Comparative Literature Studies 40.4 (2003) 456-460
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The Delirium of Praise: Bataille, Blanchot, Deleuze, Foucault, Klossowski. By Eleanor Kaufman. Baltimore: The Johns Hopkins University Press, 2001. xii + 224 pp. $42.50
It's not the easiest job reviewing Eleanor Kaufman's book on this gaggle of major French "theorists": her work is, after all, essentially about reviewing, or reviewers reviewing each other. Any reviewer, then, inevitably is encompassed (and embarrassed) by Kaufman's argument—to praise her book is to enter into the affective and intellectual economy that she has already analyzed. I'll try to refrain from "deliriously" praising the book, however, thereby remaining tenuously outside the network of "major" thinkers that is her subject.
As with the surrealists, and the beats, the group of thinkers analyzed in Kaufman's book all knew each other (although I don't think Deleuze or Foucault ever met Bataille, and it's unclear who Blanchot, in his reclusiveness, ever met, if anyone at all), often hung out with each other, mentioned each other, and mentioned hanging out with each other. They refer often to each other's work, and if one has spent much time reading this bunch one has developed the habit of bracketing their remarks as inconsequential—of value mainly in indicating other authors of interest, those who play a role in a certain intellectual genealogy. (Bataille and Klossowski first came to the attention of many American readers, for example, through references in Derrida, Deleuze, and Foucault; for that reason translations of their works actually lagged behind that of their younger contemporaries. Bataille in fact died six years before May 68.) Kaufman has the audacity to turn to these seemingly minor, sometimes almost embarrassing bits of praise (Foucault on Deleuze, for example), and study them in their own right. In this [End Page 456] she goes completely against the commonplaces that would generally determine one's reading of praise-filled reviews; her method of reading, in fact, is ultimately determined by the methodology of the very critics whose (mutual) praise she studies.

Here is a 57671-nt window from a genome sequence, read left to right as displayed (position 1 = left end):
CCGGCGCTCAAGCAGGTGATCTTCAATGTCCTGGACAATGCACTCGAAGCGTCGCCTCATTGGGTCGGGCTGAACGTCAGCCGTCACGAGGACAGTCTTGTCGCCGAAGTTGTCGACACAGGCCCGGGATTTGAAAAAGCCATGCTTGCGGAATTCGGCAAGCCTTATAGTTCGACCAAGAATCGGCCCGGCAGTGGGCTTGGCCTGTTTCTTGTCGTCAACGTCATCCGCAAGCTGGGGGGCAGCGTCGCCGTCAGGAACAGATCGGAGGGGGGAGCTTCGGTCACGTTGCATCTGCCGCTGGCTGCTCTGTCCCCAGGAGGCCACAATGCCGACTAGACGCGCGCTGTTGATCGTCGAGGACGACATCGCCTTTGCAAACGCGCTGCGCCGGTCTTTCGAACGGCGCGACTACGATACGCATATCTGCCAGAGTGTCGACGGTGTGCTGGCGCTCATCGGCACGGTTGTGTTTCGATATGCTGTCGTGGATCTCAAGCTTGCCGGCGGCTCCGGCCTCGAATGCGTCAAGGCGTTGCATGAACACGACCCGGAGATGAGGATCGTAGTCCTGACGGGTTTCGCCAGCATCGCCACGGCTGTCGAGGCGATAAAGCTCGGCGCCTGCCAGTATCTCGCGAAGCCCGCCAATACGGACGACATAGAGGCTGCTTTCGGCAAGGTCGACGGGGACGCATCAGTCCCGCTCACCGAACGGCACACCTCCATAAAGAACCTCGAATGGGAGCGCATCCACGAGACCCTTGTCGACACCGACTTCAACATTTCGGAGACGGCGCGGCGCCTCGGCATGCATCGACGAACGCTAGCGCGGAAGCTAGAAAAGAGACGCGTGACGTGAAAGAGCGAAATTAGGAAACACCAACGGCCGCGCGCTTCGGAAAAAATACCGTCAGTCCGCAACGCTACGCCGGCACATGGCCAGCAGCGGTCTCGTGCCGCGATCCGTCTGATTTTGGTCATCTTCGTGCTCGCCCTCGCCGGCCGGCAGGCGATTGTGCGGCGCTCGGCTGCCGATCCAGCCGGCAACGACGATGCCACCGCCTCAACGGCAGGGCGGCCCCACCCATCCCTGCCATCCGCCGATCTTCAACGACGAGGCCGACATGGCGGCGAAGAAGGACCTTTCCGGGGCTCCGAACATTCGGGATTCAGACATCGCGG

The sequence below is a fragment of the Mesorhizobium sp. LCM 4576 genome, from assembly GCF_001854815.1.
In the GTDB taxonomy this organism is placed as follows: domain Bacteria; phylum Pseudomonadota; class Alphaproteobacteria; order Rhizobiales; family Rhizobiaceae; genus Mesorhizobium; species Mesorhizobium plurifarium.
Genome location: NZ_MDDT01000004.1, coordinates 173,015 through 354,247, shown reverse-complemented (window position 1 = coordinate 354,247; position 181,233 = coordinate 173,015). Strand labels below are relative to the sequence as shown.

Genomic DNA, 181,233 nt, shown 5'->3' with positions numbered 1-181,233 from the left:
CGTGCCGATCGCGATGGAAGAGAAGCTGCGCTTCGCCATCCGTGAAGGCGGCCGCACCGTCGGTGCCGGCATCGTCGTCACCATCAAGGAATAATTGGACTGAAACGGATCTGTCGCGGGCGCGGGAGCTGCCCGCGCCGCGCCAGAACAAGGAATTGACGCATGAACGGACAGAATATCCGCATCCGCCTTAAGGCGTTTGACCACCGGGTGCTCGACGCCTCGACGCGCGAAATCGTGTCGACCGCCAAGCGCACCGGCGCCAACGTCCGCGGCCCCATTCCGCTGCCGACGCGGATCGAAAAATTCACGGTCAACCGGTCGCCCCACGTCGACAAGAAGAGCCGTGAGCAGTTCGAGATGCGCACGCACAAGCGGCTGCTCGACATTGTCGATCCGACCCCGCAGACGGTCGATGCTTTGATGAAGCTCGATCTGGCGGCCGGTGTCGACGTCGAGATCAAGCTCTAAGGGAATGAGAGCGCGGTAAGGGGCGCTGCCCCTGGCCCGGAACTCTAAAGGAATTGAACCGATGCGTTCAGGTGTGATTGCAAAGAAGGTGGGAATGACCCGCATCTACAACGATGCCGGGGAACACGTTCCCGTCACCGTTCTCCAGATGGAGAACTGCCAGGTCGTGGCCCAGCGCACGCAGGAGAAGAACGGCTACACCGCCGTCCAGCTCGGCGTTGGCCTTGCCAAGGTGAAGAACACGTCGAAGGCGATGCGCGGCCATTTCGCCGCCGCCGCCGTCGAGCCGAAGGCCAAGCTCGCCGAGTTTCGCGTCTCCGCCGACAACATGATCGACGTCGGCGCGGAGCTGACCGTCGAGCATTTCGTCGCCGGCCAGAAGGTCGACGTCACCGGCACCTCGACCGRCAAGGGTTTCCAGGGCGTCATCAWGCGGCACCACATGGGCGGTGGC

A common-sense overview of critical praise, as it's usually practiced, would, I think, conclude that it: 1) strives to be informative (the reviewer wants to inform us about the "content" of the work in question; 2) it affirms, in practice, the difference between reviewer and author (since the review is external to, at a critical distance from, the work it analyzes); 3) in the best sense it's personal, because it recognizes the individuality of the work it studies; and 4) in the worst sense it's personal, because often (and not always, of course), it's self-interested—if I praise this work, its author will eventually praise me, or do me some other kind of favor (cite me, help me get a book published, etc.).
Now Kaufman goes against all these assumptions of what reviewing, and praising, are all about. At first it would seem that her book is among the most trivial productions ever issued by a major university press; she makes it clear that she is not interested in discussing the "content" of, say, Bataille and Blanchot's work, but rather the emptiness of their mutual praise (the second chapter, for example, is entitled "Chattering Silences"). But as we read on we realize that the "excessive praise" in question goes to the heart of the theoretical project of all these writers; at stake in critical praise is not simple information, or back-scratching, but instead a model of interpersonal relations inseparable from reading, theorizing, writing, spending, and, the offer of hospitality.
Take, for example, Kaufman's take on Bataille's notion of "expenditure." Rather than concerning herself with expenditure among the Kwakiutl as Bataille does (following Mauss), Kaufman examines the economy of praise among her group of authors. Their mutual praise—their reading and writing of each other—is "so replete with energy imbalances and excesses that the text is at best an insufficient and thus all the more poignant trace of an energy expended without reserve, one that is...